The three Talmud passages are found in a book that, from cover to cover, is about law and legal matters.
Just because the Talmud is an intimidating collection (as legal texts tend to be) doesn’t mean that a specific theme is impossible for a non-specialist to understand.
This capacity to be understood is especially true of sections that actually illustrate how to translate Hebrew legal ideas into language a Roman jurist can understand. These Talmud passages are a kind of Rosetta Stone for Jewish law and Roman law.
Jacob Neusner said the meaning of these passages is “obvious”.
The three Talmud passages are 1) Massekhet Semahot 8.7, 2) ySanhedrin 7.5, and 3) Shabbat 16:7b.
I believe that the first two Talmud texts, in Massekhet Semahot and ySanhedrin, were originally formulary documents. A third text, Shabbat 16:7b, describes Yohanan b. Zakkai justifying a double execution to “Antigonus the Prince”, or “Hegemon”.
A formulary was a standardized form of legal documents intended to simplify and streamline legal proceedings. Risking oversimplification, imagine hand-written follow-the-outline court documents.
The formulary system evolved slowly under officials called peregrine praetors. These peregrine praetors were magistrates who dealt specifically with legal cases involving non-Roman legal systems. Such proceedings were adjudicated very much on a case-by-case basis.
The peregrine praetors had their origin on the Italian peninsula, centuries before, to facilitate regular legal commerce between Romans and non-Romans. This tradition of case-by-case, formulary (formula) peregrine legal negotiation was well-suited for imperial expansion.
Formulary clarity is exemplified by these passages from Massekhet Semahot and ySanhedrin. Each document follows the same pattern. First the local legal reasoning, then a comprehensible interpretation for the Roman magistrate.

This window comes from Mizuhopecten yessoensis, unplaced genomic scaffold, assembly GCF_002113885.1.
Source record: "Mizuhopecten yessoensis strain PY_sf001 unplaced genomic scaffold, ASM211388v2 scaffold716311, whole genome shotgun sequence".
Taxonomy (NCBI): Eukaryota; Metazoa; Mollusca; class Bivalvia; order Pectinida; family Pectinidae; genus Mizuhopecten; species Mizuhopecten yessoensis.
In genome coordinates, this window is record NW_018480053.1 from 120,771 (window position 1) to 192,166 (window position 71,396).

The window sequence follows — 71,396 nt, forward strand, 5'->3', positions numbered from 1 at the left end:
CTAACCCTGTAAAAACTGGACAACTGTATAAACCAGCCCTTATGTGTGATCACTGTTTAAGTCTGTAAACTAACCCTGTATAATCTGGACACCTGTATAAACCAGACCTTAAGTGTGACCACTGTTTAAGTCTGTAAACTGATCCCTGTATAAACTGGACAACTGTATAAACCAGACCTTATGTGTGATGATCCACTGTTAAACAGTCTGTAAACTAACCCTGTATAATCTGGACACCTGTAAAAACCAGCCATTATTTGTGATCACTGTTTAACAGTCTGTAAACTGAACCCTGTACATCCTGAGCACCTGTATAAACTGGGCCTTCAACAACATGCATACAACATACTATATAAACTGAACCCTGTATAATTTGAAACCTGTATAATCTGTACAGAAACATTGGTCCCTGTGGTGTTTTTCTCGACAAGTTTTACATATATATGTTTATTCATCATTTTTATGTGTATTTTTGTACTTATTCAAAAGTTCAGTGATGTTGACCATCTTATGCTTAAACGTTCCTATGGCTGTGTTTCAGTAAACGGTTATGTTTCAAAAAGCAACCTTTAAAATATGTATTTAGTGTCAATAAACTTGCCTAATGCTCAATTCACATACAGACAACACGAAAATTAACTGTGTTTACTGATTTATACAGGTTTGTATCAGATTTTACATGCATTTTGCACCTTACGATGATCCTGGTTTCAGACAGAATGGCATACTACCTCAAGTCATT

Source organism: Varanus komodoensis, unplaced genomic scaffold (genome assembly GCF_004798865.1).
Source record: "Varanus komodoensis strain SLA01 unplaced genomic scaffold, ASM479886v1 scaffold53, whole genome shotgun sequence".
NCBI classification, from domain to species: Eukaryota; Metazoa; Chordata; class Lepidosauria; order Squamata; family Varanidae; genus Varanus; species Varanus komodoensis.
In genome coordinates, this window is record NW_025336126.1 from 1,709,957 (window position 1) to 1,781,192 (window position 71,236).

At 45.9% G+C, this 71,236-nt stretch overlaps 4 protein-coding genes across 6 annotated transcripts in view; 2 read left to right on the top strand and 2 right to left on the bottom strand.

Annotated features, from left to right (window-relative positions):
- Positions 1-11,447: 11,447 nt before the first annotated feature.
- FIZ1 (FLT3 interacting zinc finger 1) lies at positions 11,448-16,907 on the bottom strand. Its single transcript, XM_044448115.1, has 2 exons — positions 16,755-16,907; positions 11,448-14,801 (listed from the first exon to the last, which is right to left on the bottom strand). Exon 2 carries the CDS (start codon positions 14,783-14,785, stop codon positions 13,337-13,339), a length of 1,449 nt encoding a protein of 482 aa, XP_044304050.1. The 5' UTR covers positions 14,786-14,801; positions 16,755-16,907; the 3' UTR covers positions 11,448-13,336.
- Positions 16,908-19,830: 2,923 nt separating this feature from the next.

Both the Massekhet Semahot and ySanhedrin passages begin with the destruction of things that are not normally subject to Torah punishments. The first are the inanimate objects connected to the sexual worship activities of the high places (timber, finished stone). The second things being destroyed are beasts engaged in sex with Jewish women. The “translation” into Roman law is preceded by the phrase “it is a deduction”.
Both passages use that word “deduction” to explain to the reader (or the judge) how the non-human examples relate to a human targeted for execution.
This is obvious.
The third passage, Shabbat 16:7b, is both similar to the first two passages, and different.
The Shabbat passage also justifies a double execution, but it is more explicit. The biggest difference is which culprit is assumed liable for destruction and which target requires justification.
Another difference between passages one and two, and passage three: in Massekhet Semahot 8.7 and ySanhedrin 7.5, the jurist is explaining why the gentile should be executed. But in Shabbat 16:7b, the jurist is explaining why the Jewish master should be executed along with his “beast”.
Same goal, execution of both transgressors, but different targets. Two argue for the execution of a gentile target, one argues for the execution of a Jewish target.
These Talmud passages will reward further study. And Jacob Neusner’s reasons for grouping them together with so little discussion merits discussion.
Nevertheless, the three Talmud excerpts demonstrate that Pharisee jurists argued for the execution of gentile sexual transgressors involved with Jews. One of the sources offers a clue to the identity of a presiding judge, and the fact of such a judge’s acquaintance with Yohanàn b. Zakkai.